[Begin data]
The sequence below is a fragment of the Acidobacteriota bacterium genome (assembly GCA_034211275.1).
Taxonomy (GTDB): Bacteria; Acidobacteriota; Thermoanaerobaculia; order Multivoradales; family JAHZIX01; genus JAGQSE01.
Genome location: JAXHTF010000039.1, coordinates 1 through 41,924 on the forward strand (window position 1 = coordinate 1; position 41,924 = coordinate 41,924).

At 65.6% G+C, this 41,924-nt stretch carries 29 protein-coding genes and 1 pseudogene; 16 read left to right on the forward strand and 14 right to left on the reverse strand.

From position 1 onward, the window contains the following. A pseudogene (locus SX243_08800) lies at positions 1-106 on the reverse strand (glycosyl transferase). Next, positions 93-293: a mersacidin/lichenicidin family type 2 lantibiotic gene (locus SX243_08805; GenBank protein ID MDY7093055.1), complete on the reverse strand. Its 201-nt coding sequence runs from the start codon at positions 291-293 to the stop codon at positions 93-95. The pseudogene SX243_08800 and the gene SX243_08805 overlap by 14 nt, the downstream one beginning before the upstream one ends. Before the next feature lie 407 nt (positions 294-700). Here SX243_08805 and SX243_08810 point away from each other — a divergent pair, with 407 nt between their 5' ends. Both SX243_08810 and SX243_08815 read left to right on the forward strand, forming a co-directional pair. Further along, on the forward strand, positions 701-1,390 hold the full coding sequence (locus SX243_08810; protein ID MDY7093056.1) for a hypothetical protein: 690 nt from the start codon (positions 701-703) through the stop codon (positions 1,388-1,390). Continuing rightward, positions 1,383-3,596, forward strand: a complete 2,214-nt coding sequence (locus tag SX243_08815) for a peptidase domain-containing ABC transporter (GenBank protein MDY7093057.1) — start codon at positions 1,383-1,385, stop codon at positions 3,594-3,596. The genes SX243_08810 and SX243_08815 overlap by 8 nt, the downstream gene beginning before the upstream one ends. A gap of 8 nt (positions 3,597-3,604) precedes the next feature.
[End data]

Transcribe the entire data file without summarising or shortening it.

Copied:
The sequence below is a fragment of the Acidobacteriota bacterium genome (assembly GCA_034211275.1).
Taxonomy (GTDB): Bacteria; Acidobacteriota; Thermoanaerobaculia; order Multivoradales; family JAHZIX01; genus JAGQSE01.
Genome location: JAXHTF010000039.1, coordinates 1 through 41,924 on the forward strand (window position 1 = coordinate 1; position 41,924 = coordinate 41,924).

At 65.6% G+C, this 41,924-nt stretch carries 29 protein-coding genes and 1 pseudogene; 16 read left to right on the forward strand and 14 right to left on the reverse strand.

From position 1 onward, the window contains the following. A pseudogene (locus SX243_08800) lies at positions 1-106 on the reverse strand (glycosyl transferase). Next, positions 93-293: a mersacidin/lichenicidin family type 2 lantibiotic gene (locus SX243_08805; GenBank protein ID MDY7093055.1), complete on the reverse strand. Its 201-nt coding sequence runs from the start codon at positions 291-293 to the stop codon at positions 93-95. The pseudogene SX243_08800 and the gene SX243_08805 overlap by 14 nt, the downstream one beginning before the upstream one ends. Before the next feature lie 407 nt (positions 294-700). Here SX243_08805 and SX243_08810 point away from each other — a divergent pair, with 407 nt between their 5' ends. Both SX243_08810 and SX243_08815 read left to right on the forward strand, forming a co-directional pair. Further along, on the forward strand, positions 701-1,390 hold the full coding sequence (locus SX243_08810; protein ID MDY7093056.1) for a hypothetical protein: 690 nt from the start codon (positions 701-703) through the stop codon (positions 1,388-1,390). Continuing rightward, positions 1,383-3,596, forward strand: a complete 2,214-nt coding sequence (locus tag SX243_08815) for a peptidase domain-containing ABC transporter (GenBank protein MDY7093057.1) — start codon at positions 1,383-1,385, stop codon at positions 3,594-3,596. The genes SX243_08810 and SX243_08815 overlap by 8 nt, the downstream gene beginning before the upstream one ends. A gap of 8 nt (positions 3,597-3,604) precedes the next feature.